Wednesday, October 20, 2010

There's no business like show business!

The movie is called Anwar and it is the latest film from the new Super-Star Malayama Actor, Prithviraj. It was my first film in Malayalam and, as I went in with little to no expectation (admittedly leaning more to the little side), I came out pleasantly surprised. Having said this I have tried to add some humor to the situation and I would like to point out that these are only my experiences from one movie at one theater in one city.  For those reading this in Kerala and my American friends who enjoy watching Malayalam movies: SPOILER ALERT!!!

The plot line is quite simple: A young Muslim man’s family is killed in a bombing committed by a Muslim terrorist organization in a jewelry store here in India. In the aftermath many Muslim men are rounded up for questioning—including the young man who lost his family. He tells the India authorities he will do ANYTHING to get back at the men who did this. He is quickly trained in the arts of explosives, hand arms, martial arts, as well as a much fitter body, a strong sense of courage, military tactical prowess of a seasoned veteran and deadly instincts. He is placed in the prison to befriend the supposed perpetrator of the bombings. In prison he becomes one of the most trust men of the mastermind. Upon their release (which is never actually explained) he is quickly recruited by the mastermind to join his… terrorist group… (I guess?!?!). He joins the group and he gets into the inner circle. He ends up committing a number of acts of violence in order to be accepted by the mastermind. In the end he learns that it was in fact the mastermind who killed his parents. In the end they face each other at gunpoint and the mastermind commits suicide.


So needless to say it was good.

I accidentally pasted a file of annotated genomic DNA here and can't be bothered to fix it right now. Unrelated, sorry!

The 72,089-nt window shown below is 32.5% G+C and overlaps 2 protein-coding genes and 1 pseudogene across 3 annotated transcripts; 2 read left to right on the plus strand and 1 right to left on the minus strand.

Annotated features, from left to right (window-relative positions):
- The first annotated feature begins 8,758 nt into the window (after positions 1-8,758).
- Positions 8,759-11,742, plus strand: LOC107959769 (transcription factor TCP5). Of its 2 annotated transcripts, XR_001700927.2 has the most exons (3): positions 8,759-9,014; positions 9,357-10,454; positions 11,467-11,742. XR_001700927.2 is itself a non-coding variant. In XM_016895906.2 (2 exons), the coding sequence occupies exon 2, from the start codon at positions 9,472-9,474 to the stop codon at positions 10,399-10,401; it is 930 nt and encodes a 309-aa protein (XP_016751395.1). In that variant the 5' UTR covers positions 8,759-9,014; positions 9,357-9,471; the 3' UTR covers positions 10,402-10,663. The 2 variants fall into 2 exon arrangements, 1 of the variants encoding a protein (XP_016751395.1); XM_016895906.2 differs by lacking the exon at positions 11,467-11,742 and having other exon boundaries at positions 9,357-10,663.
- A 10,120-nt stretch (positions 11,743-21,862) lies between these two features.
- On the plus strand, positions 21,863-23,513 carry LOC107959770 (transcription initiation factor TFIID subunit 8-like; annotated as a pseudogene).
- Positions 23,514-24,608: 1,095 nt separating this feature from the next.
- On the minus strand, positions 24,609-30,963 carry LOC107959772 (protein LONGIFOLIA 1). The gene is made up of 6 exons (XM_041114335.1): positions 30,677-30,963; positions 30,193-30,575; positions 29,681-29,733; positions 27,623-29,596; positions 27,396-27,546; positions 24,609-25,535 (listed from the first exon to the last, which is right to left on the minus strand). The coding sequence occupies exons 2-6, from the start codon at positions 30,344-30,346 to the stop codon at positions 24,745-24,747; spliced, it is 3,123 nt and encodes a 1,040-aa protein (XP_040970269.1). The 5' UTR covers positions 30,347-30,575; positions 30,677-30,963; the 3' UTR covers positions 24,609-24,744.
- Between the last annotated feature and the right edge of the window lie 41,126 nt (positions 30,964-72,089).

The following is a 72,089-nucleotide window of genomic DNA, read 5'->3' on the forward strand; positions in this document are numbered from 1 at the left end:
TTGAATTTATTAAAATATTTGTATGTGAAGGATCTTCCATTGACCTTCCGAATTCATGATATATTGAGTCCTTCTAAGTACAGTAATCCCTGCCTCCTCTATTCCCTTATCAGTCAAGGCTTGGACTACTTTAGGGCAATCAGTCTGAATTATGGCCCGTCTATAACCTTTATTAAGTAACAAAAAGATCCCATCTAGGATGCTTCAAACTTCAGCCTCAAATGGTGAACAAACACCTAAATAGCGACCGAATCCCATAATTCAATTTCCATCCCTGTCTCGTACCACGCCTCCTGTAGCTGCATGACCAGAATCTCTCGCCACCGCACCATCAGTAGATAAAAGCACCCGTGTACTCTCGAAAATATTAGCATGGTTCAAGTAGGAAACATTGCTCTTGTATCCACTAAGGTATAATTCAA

There were a number of reasons it was interesting.

First: The population of Kerala is split up into equal thirds when it comes to the major religions. There are 33% Christians, 33% Muslims, and 33% Hindus. Meaning that, give or take a few people, a third of the audience was probably deeply offended and angry.

Second: It is a movie about terrorism and they still managed to find reason for not one, but TWO song/dance numbers (Interestingly enough the hit Malayalam songs on the radio are usually the songs from the big movies of that season).

Third: There is ALWAYS an intermission. No matter what.

Fourth: Popcorn and tea is actually quite a delicious combination.

Fifth: You buy tickets according to where you want to sit. Usually, families and groups of girls sit up in the balcony (45 rupees) and the boys and young men sit in the floor seats (30 rupees).

Sixth: There is no message before the movie to silence your cellphones. Come to think of it… there wasn’t a message for “don’t talk on your phones during the movie” or “don’t carry on loud conversation to discuss the goings on in the movie”.

Seventh: Not even the cinema is immune to the frequent power-cuts in India. We stopped our movie twice. Once for 13 minutes (it was the second time and I happened to look at my clock… I wasn’t timing it or anything).

Eighth: Indian men are good whistlers.

Ninth: Seriously…. Popcorn and tea is actually good.

Some other interesting things to know about the Malayalam film industry.

The highest costing film was just over 5 million dollars which is equal to the cost of golden leaf toilet paper used by James Cameron while filming Avatar (the 230 million dollars used to make Avatar is more money than then each of the ten smallest economies make in a year and the worldwide box-office grossings of 2.7 billion are greater than the forty-six smallest national-- RIDICULOUS). The major Malayalam film stars are in as many as ELEVEN films a year. They like to use only one take for fight sequences (there are a lot in every movie… probably even romantic comedies…) and are infamously fast about how quickly they can set up and take down film sets. They also usually film in live settings… i.e. the actual road, or the campus of the college I am at (it was used in the 2006 hit comedy, Classmates).

Another nice thing about Malayalam films is they don’t use lead actors with chiseled abs, handsome features and uncanny debonair…. Oh no… they use THESE GUYS (and yes... these are two different men):



It leaves the chance for all of us to be movie stars!